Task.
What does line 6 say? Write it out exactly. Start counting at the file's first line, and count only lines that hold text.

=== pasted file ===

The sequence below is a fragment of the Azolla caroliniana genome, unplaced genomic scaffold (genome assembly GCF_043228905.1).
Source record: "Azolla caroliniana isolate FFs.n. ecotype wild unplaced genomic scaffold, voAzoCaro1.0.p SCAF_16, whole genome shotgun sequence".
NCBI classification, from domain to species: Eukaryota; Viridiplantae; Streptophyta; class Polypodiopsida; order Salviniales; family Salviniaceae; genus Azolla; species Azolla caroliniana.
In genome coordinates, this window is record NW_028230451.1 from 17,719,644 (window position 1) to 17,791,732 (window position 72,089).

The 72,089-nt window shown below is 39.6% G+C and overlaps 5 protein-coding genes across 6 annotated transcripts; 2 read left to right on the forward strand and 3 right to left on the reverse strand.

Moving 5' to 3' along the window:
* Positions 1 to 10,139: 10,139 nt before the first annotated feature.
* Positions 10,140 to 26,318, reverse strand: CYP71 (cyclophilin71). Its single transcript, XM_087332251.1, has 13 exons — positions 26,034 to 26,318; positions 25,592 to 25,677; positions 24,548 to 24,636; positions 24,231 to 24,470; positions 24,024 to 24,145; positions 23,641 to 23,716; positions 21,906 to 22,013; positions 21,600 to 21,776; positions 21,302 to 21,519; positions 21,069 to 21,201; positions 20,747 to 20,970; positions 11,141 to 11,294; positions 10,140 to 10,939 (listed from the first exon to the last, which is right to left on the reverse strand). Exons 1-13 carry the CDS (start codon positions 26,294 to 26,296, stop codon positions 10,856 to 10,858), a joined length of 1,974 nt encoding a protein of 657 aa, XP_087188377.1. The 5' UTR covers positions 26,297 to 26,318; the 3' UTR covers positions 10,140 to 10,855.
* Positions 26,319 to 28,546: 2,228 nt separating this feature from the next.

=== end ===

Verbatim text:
Moving 5' to 3' along the window: